Again, a lot of our inspiration comes from old blues artists and 60s and 70s rock, so to get that genuine dirty and gritty old school sound, this was what we had to do. The general feeling of recording on tape just felt right as well. You don’t get a million takes when recording on tape, and I think that is a good thing. Each take gets more focused. In a way, it’s also what you always imagined a studio to be. Not just plugging the instruments into a laptop and there’s your album, but you get the whole studio ritual that gets you ‘in the zone’.

Did you go old school/vintage in other aspects of the recording and creating of the album?

A lot of the equipment we use is either vintage or new but made to sound vintage. Some of the pedals we use are clones of old legendary pedals that people like Hendrix, Gilmour and Iommi used, and that’s sort of where we want to go. In addition, a lot of the other equipment in the studio was vintage, form old 70s tape delays to microphones that were used by the BBC in the 60s and 70s.

Is this something you will look to do again or have you already new ideas to explore with the next release?

I think it is important to try to evolve the sound in some way, but in our case it will probably be to try to dive even deeper into that way of working. We really enjoyed it, and really like that type of sound as well. We just need to push it one step further.

There is a raw and gritty texture to the songs on the album, was this deliberately sought or an organic success which just happened?

It was definitely on purpose. We listened to different stuff before recording, and decided that this was what we wanted to do. It’s the sound that we felt the songs needed.

How does the songwriting work within the band?

Usually Peder does most of the writing. He often comes to rehearsals with riffs and lyrics, and we arrange it together into finished songs. Peder and Emil tries out a lot of stuff when they’re both home as well (we rehearse in their old hen house!).

Bad Shoe and the song Electric Woodland steal top honours on the album for us amongst only great tracks. Give us some background to the pair.

They’re two very different songs that’s for sure. Bad Shoe is a rather happy-go-lucky, straight forward, feel good song, where Peder wrote most of it and just brought it to a rehearsal. Electric Woodland is a lot grittier and heavier, and a lot more jam based. It is also without a doubt the song that has evolved the most of all our songs. Some of it was actually some of the first material we produced, and it was almost on the EP as a very straight forward rock song. We started working on it as a band, and suddenly we had new riffs, parts and vocals that took it in a completely different direction.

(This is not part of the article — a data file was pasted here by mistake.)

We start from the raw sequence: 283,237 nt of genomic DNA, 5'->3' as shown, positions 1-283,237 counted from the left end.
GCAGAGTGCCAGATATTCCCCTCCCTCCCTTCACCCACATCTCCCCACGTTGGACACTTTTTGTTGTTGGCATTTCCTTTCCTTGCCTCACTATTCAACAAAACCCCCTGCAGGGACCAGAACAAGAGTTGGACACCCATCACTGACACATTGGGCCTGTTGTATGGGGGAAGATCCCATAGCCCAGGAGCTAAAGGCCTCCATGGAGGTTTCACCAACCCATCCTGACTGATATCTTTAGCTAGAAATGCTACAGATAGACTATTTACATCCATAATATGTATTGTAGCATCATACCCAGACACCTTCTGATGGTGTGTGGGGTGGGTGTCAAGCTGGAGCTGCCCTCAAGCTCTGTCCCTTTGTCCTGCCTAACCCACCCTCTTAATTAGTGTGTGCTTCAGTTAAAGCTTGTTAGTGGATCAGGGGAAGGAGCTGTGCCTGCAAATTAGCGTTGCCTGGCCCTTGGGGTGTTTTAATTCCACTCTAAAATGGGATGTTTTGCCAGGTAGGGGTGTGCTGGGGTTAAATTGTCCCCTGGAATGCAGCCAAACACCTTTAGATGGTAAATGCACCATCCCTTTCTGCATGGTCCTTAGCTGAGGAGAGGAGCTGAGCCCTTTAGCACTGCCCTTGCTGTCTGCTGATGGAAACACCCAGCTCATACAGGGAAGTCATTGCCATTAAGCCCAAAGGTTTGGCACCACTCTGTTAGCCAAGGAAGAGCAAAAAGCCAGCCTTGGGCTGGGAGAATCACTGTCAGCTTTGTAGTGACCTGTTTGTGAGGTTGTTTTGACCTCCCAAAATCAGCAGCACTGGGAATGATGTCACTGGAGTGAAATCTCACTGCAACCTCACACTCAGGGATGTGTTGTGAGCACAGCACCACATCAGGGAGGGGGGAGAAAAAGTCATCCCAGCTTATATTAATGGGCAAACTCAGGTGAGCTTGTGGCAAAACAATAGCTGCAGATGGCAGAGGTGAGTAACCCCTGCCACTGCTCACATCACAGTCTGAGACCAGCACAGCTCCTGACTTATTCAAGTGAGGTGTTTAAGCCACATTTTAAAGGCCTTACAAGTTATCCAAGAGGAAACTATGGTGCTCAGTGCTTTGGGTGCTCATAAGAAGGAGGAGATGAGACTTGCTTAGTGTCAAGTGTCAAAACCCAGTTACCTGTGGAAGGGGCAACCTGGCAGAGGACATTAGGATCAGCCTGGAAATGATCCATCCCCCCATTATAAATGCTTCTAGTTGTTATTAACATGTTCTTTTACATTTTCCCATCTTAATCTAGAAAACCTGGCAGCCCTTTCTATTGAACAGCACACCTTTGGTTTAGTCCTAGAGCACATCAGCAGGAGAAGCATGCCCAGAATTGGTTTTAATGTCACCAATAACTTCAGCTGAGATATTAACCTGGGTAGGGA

Is there a particular moment on the album which gives you an extra satisfied tingle inside?

One of the things I’m most pleased with in the response to the album is that everyone seems to have a different favourite song on it. I think that Electric Woodland is probably my pick of the bunch. It’s one of my favourite songs to play live, and the way we just jammed to make it into what it became was a great moment for us as a band. It also has great energy.

Electric Woodland 2Obviously Norway is your home, a place where different music seems to find a place but black metal and folk based styles seem to be what people most assign to the country. What is the reality as a band from there and have you found a ready appetite there for your blues seeded sounds?

There’s a lot of melancholic music in Norway. Maybe it’s the long, depressing winters, but if it’s pop, rock, blues or black metal, there’s often a hint of melancholy in there somewhere. It’s certainly true for Norwegian folk music and black metal, and of course, for blues as well. A lot of people also like a bit of rock and classic rock, so I think we fit in nicely!

We get the feeling that across Europe and now starting in the UK recognition and attention is awakening to your presence, how are you seeing this now Potrero is out?

We do feel we’re starting to build up steam. You feel that gradually things are beginning to move, with an interview here and there, some radio plays here and there, gigs at a bit bigger venues, etc. We’re in this band because we love creating and playing music, but getting some recognition and that people enjoy what you do feels great. It’s something we spent a lot of time and effort on, and take a lot of pride in, so that people don’t think it’s just bullshit really helps!

Is Electric Woodland an active live proposition at home and what are the prospects of seeing you tour across Europe and the UK at some point?

We’ve been a bit unlucky with some health issues in the band this year, so we haven’t been able to do as much as we’ve wanted to, but we’ve still managed to get quite a few gigs under the belt. All of us have other jobs, so we try to do a gig whenever we find the time. We hope to do a bit more though, and a tour of the UK and Europe would be great at some point. So tell your local promoter!

For all bands the internet has been full of pros and cons for their musical journey, how have you found it so far?

When four guys can sit and play what can be pretty introvert music, in a forest in the middle of nowhere in Norway, and suddenly have about 200 fans on Facebook from India, you see what a powerful marketing tool the internet can be. It also makes everything so much easier and gives you so many more options when it comes to producing and publishing records. Bands no longer need a record label’s financial backing to be able to produce something, which can mean that you get a bigger variety of bands out there for people to listen to. You get music in all shapes in all shapes and forms, which can be both good and bad, I guess.

What is next for Electric Woodland and across the rest of 2014?

Hopefully, we’ll get the time to write some more music. We’ve got a couple rough drafts of songs for the second album that we want to keep working on, as well as doing a few more gigs this year.

Thanks again for taking time to chat with us.

Any last words you would like to leave us with?

If you get the chance, check us out on Spotify, give us a like on Facebook, and tell us what you think!

And lastly putting yourself in the place of an interviewer what question would you most like to ask to who?

Black Sabbath and the question would be if they needed an opening act!

www.electricwoodland.com

Read our review of Potrero @ https://ringmasterreviewintroduces.wordpress.com/2013/12/07/electric-woodland-potrero/

Pete RingMaster

The RingMaster Review 25/09/2014

Copyright RingMaster: MyFreeCopyright

Listen to the best independent music and artists on The RingMaster Review Radio Show and The Bone Orchard from

http://audioburger247.webs.com/